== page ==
Most people usually make most of their predications for next year at year’s end. This year, however, there are so many game changers this year I wanted to make my forecasts early in time to be incorporated into our plans and projects scheduled for 2011.
Here, then, are my six game changers for 2011:
In-row cooling (IRC): In the row, overhead, on the rear door, or any combination thereof, IRC options abound. Even if you still want to keep chilled water out of your data center, there are options as all these systems also come in refrigerant-based versions. The economy has held up many major data centers projects, making the low-capital investments like IRC solutions more attractive as blades and virtualized servers migrate into data centers. Data center owners have begun to embrace IRCs as efficient, reliable, and economical solutions for moderate to high density cooling.
Containment systems: After IRCs, containment systems are the next level in the drive for energy efficiency. You can build your own containment system or buy everything from freezer strops to fully engineered roofs and doors. Two vendors have even developed plenums for the rear of the cabinets that direct 100 percent of the hot air directly back to the IRC. Yet another design adds a cold-aisle plenum to create a 100 percent-contained rack row without concerns on lighting or sprinkler coverage.
Direct water-based cooling: It’s back! Trying to reclaim heat from data centers has always frustrated everyone who has tried. Now IBM is introducing a water-cooling system to the chip level that removes a large percentage of the heat from computers just as in the old mainframe days. Companies like Hardcore Computer are going one better and “submersing” the entire set of electronics in a circulating fluid bath that removes 100 percent of the heat. Neither of these technologies is new. They are just new adaptations of proven technologies. IBM started the water to the chip concept in the days of the mainframe, and every electrical utility transformer serving commercial buildings makes use of fluid-based submersion concept. Soon these solutions will be found wherever return temperatures are extremely high, and heat reclamation will begin to make economical sense.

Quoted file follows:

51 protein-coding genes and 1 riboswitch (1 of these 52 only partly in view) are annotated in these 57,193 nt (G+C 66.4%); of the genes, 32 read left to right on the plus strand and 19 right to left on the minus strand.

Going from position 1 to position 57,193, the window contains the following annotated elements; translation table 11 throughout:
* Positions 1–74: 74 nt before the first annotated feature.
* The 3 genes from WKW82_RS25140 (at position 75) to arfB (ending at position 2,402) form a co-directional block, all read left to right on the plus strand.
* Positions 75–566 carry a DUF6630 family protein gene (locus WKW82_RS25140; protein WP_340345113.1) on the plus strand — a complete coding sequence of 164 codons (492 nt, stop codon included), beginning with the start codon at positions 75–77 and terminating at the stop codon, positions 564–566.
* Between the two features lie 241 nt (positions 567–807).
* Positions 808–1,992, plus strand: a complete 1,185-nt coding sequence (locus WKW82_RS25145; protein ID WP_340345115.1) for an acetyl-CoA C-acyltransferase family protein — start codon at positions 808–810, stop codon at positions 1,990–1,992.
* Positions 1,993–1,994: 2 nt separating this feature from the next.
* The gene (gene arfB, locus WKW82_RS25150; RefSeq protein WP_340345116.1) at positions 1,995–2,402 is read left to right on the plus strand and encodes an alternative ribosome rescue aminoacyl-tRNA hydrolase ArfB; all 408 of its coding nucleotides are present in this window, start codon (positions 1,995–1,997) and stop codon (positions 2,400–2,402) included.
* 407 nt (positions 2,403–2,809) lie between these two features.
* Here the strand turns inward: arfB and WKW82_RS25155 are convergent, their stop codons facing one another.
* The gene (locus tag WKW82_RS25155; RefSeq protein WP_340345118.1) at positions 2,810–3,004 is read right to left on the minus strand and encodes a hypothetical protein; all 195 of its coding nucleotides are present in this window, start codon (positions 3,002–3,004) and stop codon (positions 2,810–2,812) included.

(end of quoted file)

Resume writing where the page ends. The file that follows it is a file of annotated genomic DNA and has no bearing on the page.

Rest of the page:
Imagine the day where the heat from a computer is sufficiently hot to drive an absorption chiller that produces the cooling for the computer. We are moving in that direction.
Solid-state drives: Combining fluid- or water-cooled processors with new solid-state data storage will bring a precipitous drop in data center power requirements. But many have said the same about earlier technology breakthroughs only to see the savings consumed by increased demand. Though this cycle may repeat, just think how these technologies will then mean for information processing? The resources and capabilities that can then be applied to increased knowledge will take giant steps forward. Will life-like Androids be far behind?
Cloud computing, Software as a Service (SaaS), and Colocation: Reports of the death of the enterprise data center are quite premature. Cloud, SaaS, and Colocation have merely stepped in to meet demand that the enterprise model could not. Even these powerful new models are coming up short as growing pains hold them back. The cloud continues to have security and integrity issues that are being addressed as the industry rapidly enters its adolescent stage. As it matures it will come into its own and command respect as a valuable alternative for select needs.
SaaS is in much the same state. These services are evolving, and users are getting more familiar with this alternative to individual user license models. Buying what you need when you need it is a powerful motivator so long as the service provider remains competitive and doesn’t offer a low-entry fee just to lock customers into higher fees later. This model requires a lot of trust between provider and user and trust takes time to build.
There are now over a 1,000 colocation firms nationwide, and many are selling out in less than 12 months (see the table). Their services range from ready-to-use space to fully managed services
• Pre-engineered data centers, containers, and modular construction: The full custom build it on-site concept must go. It is inefficient, riddled with quality and integration issues that take years to ferret out. Enter the age of the Henry Ford assembly line for data centers. Like cars of today, there are already numerous models and manufacturers to choose from and there are even more custom shops that can add that extra edge in performance. The need for speed to meet the market delivery demands will continue to push this market forward. With the low cost of entry to this market the growth of suppliers will expand exponentially.
That’s it folks. 2011 will be a banner year for change and with change significant growth in all the new fields. Embrace it or reject it, either way the wave is coming our way. We either catch it for the ride of a lifetime or drown in its undertow.
If you have other game changers let’s hear from you. Email us at: email@example.com.